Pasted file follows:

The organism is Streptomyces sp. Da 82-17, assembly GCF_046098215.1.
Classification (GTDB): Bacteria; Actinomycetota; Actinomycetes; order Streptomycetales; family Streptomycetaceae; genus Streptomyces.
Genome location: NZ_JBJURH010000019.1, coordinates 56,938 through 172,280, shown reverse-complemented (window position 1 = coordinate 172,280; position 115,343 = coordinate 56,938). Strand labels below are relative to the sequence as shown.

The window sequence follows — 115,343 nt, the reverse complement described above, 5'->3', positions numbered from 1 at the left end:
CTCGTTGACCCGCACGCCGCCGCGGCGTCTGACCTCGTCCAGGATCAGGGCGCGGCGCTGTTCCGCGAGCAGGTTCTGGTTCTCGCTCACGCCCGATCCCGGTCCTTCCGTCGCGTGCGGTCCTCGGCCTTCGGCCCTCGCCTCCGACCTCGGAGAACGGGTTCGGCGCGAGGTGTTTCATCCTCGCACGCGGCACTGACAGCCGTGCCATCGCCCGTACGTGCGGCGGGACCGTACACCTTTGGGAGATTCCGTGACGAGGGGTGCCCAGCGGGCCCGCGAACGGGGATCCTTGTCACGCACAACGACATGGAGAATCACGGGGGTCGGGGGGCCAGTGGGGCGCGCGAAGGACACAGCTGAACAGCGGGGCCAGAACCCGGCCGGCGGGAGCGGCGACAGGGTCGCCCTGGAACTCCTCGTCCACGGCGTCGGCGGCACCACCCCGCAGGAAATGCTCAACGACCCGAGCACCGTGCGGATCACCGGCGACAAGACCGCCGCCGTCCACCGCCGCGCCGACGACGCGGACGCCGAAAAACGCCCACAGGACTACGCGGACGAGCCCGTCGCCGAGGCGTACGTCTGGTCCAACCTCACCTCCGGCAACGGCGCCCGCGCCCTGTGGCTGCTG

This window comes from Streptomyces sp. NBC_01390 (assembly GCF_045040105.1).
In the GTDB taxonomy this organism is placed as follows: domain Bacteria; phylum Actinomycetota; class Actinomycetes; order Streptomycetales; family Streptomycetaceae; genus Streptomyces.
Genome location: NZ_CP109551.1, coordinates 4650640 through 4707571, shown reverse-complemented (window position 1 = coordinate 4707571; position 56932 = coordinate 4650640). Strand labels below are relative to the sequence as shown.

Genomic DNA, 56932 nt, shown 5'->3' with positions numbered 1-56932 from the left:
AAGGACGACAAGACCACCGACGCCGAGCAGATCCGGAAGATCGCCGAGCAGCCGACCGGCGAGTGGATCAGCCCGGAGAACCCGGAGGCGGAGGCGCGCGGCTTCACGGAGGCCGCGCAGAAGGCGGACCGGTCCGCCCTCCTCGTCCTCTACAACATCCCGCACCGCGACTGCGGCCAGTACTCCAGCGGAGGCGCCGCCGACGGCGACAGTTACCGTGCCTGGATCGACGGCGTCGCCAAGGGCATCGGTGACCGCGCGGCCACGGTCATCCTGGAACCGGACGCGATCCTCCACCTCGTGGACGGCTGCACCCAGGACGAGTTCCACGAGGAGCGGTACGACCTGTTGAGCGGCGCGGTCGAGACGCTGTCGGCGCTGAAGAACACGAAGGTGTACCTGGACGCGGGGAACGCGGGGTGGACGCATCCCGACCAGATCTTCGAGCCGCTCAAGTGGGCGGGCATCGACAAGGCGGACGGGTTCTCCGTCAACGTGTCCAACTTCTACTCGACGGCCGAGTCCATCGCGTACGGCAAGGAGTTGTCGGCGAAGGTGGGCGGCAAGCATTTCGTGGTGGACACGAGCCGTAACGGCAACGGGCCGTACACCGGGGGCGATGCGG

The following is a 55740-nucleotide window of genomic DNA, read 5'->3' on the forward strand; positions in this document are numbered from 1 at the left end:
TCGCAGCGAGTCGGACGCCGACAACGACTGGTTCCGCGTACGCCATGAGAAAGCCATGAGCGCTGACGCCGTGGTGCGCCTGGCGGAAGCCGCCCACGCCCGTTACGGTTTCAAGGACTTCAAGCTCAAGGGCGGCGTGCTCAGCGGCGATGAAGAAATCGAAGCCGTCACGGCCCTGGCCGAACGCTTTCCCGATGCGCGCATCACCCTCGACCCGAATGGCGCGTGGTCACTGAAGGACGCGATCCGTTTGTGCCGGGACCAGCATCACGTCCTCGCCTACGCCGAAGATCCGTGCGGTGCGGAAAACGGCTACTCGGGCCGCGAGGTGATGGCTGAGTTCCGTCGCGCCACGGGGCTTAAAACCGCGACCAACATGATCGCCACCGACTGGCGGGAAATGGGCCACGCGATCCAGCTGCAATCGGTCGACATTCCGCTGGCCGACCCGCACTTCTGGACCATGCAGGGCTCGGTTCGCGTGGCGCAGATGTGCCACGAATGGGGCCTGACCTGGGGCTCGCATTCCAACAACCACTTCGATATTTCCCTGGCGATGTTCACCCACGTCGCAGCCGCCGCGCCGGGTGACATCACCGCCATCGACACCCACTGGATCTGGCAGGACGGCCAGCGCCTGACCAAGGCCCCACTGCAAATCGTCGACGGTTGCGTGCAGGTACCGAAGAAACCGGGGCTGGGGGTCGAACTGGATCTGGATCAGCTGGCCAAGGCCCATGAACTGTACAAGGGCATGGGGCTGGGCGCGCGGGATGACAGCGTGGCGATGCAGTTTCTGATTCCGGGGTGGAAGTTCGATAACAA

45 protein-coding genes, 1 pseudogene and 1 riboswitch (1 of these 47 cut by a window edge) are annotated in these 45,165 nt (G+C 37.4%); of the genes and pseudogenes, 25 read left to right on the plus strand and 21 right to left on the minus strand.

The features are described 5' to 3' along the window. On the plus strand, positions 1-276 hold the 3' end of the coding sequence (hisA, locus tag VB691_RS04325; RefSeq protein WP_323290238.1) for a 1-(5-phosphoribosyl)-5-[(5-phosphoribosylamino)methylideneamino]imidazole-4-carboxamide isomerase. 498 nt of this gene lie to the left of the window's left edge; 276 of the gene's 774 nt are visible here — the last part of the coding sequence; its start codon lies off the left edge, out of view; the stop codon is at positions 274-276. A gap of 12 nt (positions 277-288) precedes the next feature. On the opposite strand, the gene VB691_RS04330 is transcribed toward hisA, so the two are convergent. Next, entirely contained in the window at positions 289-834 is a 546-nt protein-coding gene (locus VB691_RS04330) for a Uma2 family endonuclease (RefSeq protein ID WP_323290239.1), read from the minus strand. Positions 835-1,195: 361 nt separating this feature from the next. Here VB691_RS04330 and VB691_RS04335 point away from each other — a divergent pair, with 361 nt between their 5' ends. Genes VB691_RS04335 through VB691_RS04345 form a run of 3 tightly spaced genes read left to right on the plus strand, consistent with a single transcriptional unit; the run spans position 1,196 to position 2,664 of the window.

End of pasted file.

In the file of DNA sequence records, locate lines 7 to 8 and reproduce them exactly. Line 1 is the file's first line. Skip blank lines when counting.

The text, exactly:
In the GTDB taxonomy this organism is placed as follows: domain Bacteria; phylum Actinomycetota; class Actinomycetes; order Streptomycetales; family Streptomycetaceae; genus Streptomyces.
Genome location: NZ_CP109551.1, coordinates 4650640 through 4707571, shown reverse-complemented (window position 1 = coordinate 4707571; position 56932 = coordinate 4650640). Strand labels below are relative to the sequence as shown.